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EricWBeck

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Jan 4, 2017
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Most traditional real estate agents seem to be charging relatively the same range of rates for listing and selling property.

With a professionally taken set of pictures posted on the MLS and a fairly priced home it practically sells it's self given how the listing gets automatically syndicated to every website out there. If an agent lives in a high priced area like Miami or anywhere in California even a 1% commission is pretty substantial (compared to the typical 3% that most list for).

Why does the forum think that agents have seen so little pressure for reducing commissions? What could someone do to take advantage of an opportunity in an area overdue for change?
 
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Hyrum

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Because if people are paying you 3%, why offer to take less?

If you were making $50/hr at your job, would you voluntarily go up to your boss and tell them you would take $15/hr since you can still pay your bills with that amount?

Plus, getting the photos done and getting it listed to MLS is only about 20% of the process. And it's the easiest 20% to do as well.
 

SteveO

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I have bought and sold many houses. The last one I sold was a very different experience. It was a very nice and unique home. I expected that there would be issues finding a buyer for the price.

There was a broker that had a great reputation for selling high end homes. Mine was not quite in the category but she took it on anyway.

The listing price was set well higher than we were hoping for. This is not a typical practice but she felt that a buyer for our place would want to put money into to make this unique home "theirs".

I couldn't believe the pictures they took. They made the home look like a fairytale. Advertising was done on a grand scale. Our house along with her other listings were out in publications with large colorful pictures.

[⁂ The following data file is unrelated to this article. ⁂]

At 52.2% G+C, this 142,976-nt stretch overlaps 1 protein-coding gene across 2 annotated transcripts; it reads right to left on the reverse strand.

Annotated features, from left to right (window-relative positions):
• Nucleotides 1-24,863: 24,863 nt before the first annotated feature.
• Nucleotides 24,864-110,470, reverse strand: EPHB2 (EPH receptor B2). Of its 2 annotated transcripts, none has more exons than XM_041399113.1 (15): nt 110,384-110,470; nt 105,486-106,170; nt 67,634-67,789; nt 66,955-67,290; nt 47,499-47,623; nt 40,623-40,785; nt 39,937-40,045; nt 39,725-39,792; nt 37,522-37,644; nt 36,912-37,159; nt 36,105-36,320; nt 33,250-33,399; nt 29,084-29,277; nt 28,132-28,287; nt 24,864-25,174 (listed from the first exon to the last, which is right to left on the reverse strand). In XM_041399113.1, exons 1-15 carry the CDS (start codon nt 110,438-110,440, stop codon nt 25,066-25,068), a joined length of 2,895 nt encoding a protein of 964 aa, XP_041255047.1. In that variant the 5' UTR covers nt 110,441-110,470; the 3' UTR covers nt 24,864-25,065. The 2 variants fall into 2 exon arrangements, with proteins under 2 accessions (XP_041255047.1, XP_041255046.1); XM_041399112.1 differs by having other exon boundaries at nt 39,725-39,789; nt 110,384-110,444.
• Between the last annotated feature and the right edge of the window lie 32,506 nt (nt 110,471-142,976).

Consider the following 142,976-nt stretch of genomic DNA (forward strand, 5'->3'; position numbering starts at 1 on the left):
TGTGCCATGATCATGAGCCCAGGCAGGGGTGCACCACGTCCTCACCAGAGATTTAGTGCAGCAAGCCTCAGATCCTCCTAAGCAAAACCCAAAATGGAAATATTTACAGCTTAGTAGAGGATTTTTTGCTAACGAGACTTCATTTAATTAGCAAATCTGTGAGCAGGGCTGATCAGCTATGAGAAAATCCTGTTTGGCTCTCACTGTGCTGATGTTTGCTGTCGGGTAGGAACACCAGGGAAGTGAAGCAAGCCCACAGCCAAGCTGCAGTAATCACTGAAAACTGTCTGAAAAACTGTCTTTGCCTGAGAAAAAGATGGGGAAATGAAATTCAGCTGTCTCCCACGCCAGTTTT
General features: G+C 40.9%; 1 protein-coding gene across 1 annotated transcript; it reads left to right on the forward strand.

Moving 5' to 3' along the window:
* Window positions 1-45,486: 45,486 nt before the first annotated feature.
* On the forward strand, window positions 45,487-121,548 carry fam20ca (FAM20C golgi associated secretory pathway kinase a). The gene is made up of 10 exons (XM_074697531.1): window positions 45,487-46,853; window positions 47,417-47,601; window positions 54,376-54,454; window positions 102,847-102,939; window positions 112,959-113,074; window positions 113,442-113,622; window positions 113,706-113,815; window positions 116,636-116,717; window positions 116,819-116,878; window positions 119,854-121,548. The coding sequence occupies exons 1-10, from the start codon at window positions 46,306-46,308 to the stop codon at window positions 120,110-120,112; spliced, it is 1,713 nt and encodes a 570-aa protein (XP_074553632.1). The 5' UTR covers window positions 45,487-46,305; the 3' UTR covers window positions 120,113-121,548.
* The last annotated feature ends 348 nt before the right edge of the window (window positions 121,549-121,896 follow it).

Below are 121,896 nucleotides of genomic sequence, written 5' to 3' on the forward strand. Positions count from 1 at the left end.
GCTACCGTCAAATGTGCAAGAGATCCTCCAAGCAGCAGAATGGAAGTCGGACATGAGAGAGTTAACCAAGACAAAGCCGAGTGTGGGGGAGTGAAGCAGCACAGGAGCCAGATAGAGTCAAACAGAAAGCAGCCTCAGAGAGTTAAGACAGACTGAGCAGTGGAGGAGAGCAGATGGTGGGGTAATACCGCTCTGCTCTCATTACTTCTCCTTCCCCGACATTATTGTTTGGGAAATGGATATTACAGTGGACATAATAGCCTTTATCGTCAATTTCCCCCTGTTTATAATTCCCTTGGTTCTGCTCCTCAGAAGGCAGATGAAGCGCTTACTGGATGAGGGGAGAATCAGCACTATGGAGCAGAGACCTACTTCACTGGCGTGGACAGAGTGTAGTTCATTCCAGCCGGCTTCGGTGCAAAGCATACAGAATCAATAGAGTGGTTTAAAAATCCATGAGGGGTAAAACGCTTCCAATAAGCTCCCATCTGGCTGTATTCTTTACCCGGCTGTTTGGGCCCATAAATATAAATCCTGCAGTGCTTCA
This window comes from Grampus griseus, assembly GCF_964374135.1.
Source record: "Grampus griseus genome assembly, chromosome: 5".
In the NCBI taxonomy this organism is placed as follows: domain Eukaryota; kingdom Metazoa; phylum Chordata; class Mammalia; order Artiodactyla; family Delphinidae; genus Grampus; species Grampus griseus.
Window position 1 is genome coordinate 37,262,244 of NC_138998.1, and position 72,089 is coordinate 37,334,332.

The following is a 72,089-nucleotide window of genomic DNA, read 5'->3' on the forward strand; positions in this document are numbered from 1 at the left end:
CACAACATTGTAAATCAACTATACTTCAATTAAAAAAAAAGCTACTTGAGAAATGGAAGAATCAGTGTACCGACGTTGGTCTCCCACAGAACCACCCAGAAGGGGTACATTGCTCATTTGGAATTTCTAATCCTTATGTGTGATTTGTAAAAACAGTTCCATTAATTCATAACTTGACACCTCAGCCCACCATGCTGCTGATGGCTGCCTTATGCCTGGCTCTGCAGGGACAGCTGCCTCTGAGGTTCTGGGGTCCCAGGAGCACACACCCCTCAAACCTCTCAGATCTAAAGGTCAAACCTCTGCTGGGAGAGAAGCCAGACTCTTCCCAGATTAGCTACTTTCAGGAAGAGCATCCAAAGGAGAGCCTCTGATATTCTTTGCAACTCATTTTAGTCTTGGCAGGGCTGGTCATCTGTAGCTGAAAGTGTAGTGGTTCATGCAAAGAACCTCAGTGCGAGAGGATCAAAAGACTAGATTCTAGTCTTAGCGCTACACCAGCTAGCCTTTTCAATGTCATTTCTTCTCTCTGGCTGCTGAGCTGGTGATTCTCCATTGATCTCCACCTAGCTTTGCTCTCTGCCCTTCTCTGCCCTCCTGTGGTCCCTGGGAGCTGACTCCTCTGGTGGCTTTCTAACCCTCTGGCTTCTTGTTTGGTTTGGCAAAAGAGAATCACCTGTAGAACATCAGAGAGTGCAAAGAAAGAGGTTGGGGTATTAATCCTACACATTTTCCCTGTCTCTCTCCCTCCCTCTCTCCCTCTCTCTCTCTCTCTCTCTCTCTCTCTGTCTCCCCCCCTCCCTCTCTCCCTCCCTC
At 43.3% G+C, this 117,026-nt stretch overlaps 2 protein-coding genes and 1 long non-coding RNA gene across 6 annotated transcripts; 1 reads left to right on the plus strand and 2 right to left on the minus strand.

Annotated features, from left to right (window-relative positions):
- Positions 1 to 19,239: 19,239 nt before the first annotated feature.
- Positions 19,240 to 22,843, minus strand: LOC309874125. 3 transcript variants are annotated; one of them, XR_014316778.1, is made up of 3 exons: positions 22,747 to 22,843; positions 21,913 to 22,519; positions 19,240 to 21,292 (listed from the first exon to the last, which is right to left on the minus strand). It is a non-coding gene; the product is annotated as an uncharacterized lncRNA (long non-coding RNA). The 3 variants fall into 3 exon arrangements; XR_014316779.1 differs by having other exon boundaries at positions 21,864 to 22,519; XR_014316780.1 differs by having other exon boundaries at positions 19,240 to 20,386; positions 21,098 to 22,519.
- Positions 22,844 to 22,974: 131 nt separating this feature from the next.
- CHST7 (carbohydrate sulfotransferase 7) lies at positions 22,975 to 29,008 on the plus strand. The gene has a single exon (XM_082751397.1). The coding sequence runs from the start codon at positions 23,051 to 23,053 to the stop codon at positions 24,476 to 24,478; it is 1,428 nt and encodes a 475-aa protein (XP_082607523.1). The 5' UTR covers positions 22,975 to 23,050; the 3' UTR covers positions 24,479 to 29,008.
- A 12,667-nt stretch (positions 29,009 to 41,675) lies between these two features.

She quickly found a buyer that as she predicted, wanted to put money into changes. There were definitely negotiations.

We got the proceeds that we wanted and a closing date that was ahead of schedule.

There were a number of offers that originally came in. Her and her team helped us to pluck them like weeds.

This was worth every penny of the 3%.
 

SquatchMan

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There are already flat fee MLS brokers.

And the people that are willing to pay 1% are probably the same people that would rather pay $200 for a flat fee broker.

Who knows though, it might work. My parents live in Tampa and have about one investor/builder a week knocking on the door to buy the house. The market is HOT!
 

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Why does the forum think that agents have seen so little pressure for reducing commissions?

The price is what the market will bear & in this case, it's seems like tradition. Tradition being based on perceived value.

What could someone do to take advantage of an opportunity in an area overdue for change?


As @Hyrum mentioned, would YOU be willing to take a two-thirds pay cut simply because you were asked? I doubt it. Especially not in such a litigious industry where the agent takes on so much personal risk. Real estate agents are no longer in the "selling" game, they're in the "navigate the legal minefield" game & if yours sucks, it can cost you a lot of money. Any monkey can open a door or put a home in the MLS (and I tell my clients exactly that). It's not about selling any more, it's about legal protection, being shielded from the antics of idiots (that cost you money) & maximizing your bottom line in the endeavor. In states like AZ, we are licensed to practice real estate law.

The secret to the residential real estate agent's "monopoly" on current practices is the MLS. I personally believe that real estate commissions will drop closer to 1% on each side, eventually. But it's going to be a fight. You have to get a group of agents to agree upon & utilize a different kind of MLS and that's going to be a tough sell -not saying it can't be done, I believe it eventually will. I just feel it will be an uphill battle.
 
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